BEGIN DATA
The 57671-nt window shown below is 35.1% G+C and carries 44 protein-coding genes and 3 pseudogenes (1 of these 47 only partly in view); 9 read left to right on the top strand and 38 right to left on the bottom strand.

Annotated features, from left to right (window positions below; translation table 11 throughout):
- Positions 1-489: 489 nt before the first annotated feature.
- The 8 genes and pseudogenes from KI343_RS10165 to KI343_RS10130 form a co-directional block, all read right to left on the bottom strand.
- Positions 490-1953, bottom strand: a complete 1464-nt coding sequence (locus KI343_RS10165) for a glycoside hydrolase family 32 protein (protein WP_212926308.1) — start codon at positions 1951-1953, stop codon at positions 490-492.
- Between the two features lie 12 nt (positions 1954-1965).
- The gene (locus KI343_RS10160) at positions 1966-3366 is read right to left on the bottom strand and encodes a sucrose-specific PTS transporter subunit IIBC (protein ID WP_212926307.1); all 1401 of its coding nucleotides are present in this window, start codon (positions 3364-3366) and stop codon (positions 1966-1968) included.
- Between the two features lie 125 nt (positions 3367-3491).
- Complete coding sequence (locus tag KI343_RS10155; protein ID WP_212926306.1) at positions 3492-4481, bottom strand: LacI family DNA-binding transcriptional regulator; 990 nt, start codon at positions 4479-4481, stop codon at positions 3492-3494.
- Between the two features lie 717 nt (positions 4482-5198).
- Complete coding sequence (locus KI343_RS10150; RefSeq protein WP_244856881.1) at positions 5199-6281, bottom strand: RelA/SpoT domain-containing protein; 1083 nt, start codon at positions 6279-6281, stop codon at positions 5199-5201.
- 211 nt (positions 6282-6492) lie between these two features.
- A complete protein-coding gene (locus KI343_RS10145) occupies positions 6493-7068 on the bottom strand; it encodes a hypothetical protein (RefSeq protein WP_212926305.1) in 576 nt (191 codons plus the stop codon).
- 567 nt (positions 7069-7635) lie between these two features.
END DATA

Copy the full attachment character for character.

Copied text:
The 57671-nt window shown below is 35.1% G+C and carries 44 protein-coding genes and 3 pseudogenes (1 of these 47 only partly in view); 9 read left to right on the top strand and 38 right to left on the bottom strand.

Annotated features, from left to right (window positions below; translation table 11 throughout):
- Positions 1-489: 489 nt before the first annotated feature.
- The 8 genes and pseudogenes from KI343_RS10165 to KI343_RS10130 form a co-directional block, all read right to left on the bottom strand.
- Positions 490-1953, bottom strand: a complete 1464-nt coding sequence (locus KI343_RS10165) for a glycoside hydrolase family 32 protein (protein WP_212926308.1) — start codon at positions 1951-1953, stop codon at positions 490-492.
- Between the two features lie 12 nt (positions 1954-1965).
- The gene (locus KI343_RS10160) at positions 1966-3366 is read right to left on the bottom strand and encodes a sucrose-specific PTS transporter subunit IIBC (protein ID WP_212926307.1); all 1401 of its coding nucleotides are present in this window, start codon (positions 3364-3366) and stop codon (positions 1966-1968) included.
- Between the two features lie 125 nt (positions 3367-3491).
- Complete coding sequence (locus tag KI343_RS10155; protein ID WP_212926306.1) at positions 3492-4481, bottom strand: LacI family DNA-binding transcriptional regulator; 990 nt, start codon at positions 4479-4481, stop codon at positions 3492-3494.
- Between the two features lie 717 nt (positions 4482-5198).
- Complete coding sequence (locus KI343_RS10150; RefSeq protein WP_244856881.1) at positions 5199-6281, bottom strand: RelA/SpoT domain-containing protein; 1083 nt, start codon at positions 6279-6281, stop codon at positions 5199-5201.
- 211 nt (positions 6282-6492) lie between these two features.
- A complete protein-coding gene (locus KI343_RS10145) occupies positions 6493-7068 on the bottom strand; it encodes a hypothetical protein (RefSeq protein WP_212926305.1) in 576 nt (191 codons plus the stop codon).
- 567 nt (positions 7069-7635) lie between these two features.